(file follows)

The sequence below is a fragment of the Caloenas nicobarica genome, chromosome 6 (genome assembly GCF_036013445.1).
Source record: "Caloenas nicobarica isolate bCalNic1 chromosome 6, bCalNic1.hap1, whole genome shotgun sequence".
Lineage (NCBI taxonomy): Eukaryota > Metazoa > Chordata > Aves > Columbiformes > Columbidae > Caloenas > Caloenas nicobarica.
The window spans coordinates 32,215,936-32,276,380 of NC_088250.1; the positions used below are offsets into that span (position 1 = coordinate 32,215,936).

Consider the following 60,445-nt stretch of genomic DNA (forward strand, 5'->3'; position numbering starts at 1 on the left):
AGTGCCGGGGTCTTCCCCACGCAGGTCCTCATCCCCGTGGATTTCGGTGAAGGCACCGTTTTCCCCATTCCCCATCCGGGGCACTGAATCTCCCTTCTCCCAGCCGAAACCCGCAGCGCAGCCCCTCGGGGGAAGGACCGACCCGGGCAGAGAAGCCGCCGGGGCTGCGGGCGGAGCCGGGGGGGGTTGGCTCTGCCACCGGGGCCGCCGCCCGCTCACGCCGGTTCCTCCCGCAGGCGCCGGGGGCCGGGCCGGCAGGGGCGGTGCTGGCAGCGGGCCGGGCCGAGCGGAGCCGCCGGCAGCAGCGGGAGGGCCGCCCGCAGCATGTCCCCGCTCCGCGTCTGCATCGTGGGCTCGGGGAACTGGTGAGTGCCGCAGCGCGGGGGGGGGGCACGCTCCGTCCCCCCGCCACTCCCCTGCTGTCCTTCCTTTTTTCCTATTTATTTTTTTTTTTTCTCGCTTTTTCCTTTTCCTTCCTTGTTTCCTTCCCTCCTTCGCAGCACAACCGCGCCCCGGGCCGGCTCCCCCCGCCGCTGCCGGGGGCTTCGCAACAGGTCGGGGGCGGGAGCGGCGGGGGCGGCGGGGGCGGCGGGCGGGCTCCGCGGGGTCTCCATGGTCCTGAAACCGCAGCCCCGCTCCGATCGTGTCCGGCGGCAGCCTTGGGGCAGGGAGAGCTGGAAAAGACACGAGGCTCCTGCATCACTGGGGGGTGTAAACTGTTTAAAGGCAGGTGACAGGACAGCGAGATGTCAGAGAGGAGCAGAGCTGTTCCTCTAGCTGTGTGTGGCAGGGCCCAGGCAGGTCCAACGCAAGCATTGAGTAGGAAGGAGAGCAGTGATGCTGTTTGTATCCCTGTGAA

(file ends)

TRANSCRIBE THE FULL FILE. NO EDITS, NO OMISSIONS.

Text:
The sequence below is a fragment of the Caloenas nicobarica genome, chromosome 6 (genome assembly GCF_036013445.1).
Source record: "Caloenas nicobarica isolate bCalNic1 chromosome 6, bCalNic1.hap1, whole genome shotgun sequence".
Lineage (NCBI taxonomy): Eukaryota > Metazoa > Chordata > Aves > Columbiformes > Columbidae > Caloenas > Caloenas nicobarica.
The window spans coordinates 32,215,936-32,276,380 of NC_088250.1; the positions used below are offsets into that span (position 1 = coordinate 32,215,936).

Consider the following 60,445-nt stretch of genomic DNA (forward strand, 5'->3'; position numbering starts at 1 on the left):
AGTGCCGGGGTCTTCCCCACGCAGGTCCTCATCCCCGTGGATTTCGGTGAAGGCACCGTTTTCCCCATTCCCCATCCGGGGCACTGAATCTCCCTTCTCCCAGCCGAAACCCGCAGCGCAGCCCCTCGGGGGAAGGACCGACCCGGGCAGAGAAGCCGCCGGGGCTGCGGGCGGAGCCGGGGGGGGTTGGCTCTGCCACCGGGGCCGCCGCCCGCTCACGCCGGTTCCTCCCGCAGGCGCCGGGGGCCGGGCCGGCAGGGGCGGTGCTGGCAGCGGGCCGGGCCGAGCGGAGCCGCCGGCAGCAGCGGGAGGGCCGCCCGCAGCATGTCCCCGCTCCGCGTCTGCATCGTGGGCTCGGGGAACTGGTGAGTGCCGCAGCGCGGGGGGGGGGCACGCTCCGTCCCCCCGCCACTCCCCTGCTGTCCTTCCTTTTTTCCTATTTATTTTTTTTTTTTCTCGCTTTTTCCTTTTCCTTCCTTGTTTCCTTCCCTCCTTCGCAGCACAACCGCGCCCCGGGCCGGCTCCCCCCGCCGCTGCCGGGGGCTTCGCAACAGGTCGGGGGCGGGAGCGGCGGGGGCGGCGGGGGCGGCGGGCGGGCTCCGCGGGGTCTCCATGGTCCTGAAACCGCAGCCCCGCTCCGATCGTGTCCGGCGGCAGCCTTGGGGCAGGGAGAGCTGGAAAAGACACGAGGCTCCTGCATCACTGGGGGGTGTAAACTGTTTAAAGGCAGGTGACAGGACAGCGAGATGTCAGAGAGGAGCAGAGCTGTTCCTCTAGCTGTGTGTGGCAGGGCCCAGGCAGGTCCAACGCAAGCATTGAGTAGGAAGGAGAGCAGTGATGCTGTTTGTATCCCTGTGAA